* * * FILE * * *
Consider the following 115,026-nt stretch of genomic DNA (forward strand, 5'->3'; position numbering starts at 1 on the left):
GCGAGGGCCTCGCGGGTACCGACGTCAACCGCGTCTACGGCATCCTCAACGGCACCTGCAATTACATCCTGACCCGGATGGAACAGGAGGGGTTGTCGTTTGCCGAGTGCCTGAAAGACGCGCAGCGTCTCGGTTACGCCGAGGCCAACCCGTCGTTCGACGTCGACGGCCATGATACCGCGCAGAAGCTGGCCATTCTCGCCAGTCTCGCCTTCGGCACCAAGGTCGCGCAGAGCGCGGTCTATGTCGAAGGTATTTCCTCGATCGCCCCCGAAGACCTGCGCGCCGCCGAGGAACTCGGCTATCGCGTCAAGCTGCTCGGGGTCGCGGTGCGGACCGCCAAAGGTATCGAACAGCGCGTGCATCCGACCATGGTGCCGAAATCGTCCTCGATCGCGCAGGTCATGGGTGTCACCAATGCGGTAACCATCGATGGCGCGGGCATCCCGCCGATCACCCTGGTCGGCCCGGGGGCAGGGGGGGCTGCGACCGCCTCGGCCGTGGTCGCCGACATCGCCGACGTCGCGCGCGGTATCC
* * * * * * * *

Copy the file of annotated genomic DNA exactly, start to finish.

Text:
Consider the following 115,026-nt stretch of genomic DNA (forward strand, 5'->3'; position numbering starts at 1 on the left):
GCGAGGGCCTCGCGGGTACCGACGTCAACCGCGTCTACGGCATCCTCAACGGCACCTGCAATTACATCCTGACCCGGATGGAACAGGAGGGGTTGTCGTTTGCCGAGTGCCTGAAAGACGCGCAGCGTCTCGGTTACGCCGAGGCCAACCCGTCGTTCGACGTCGACGGCCATGATACCGCGCAGAAGCTGGCCATTCTCGCCAGTCTCGCCTTCGGCACCAAGGTCGCGCAGAGCGCGGTCTATGTCGAAGGTATTTCCTCGATCGCCCCCGAAGACCTGCGCGCCGCCGAGGAACTCGGCTATCGCGTCAAGCTGCTCGGGGTCGCGGTGCGGACCGCCAAAGGTATCGAACAGCGCGTGCATCCGACCATGGTGCCGAAATCGTCCTCGATCGCGCAGGTCATGGGTGTCACCAATGCGGTAACCATCGATGGCGCGGGCATCCCGCCGATCACCCTGGTCGGCCCGGGGGCAGGGGGGGCTGCGACCGCCTCGGCCGTGGTCGCCGACATCGCCGACGTCGCGCGCGGTATCC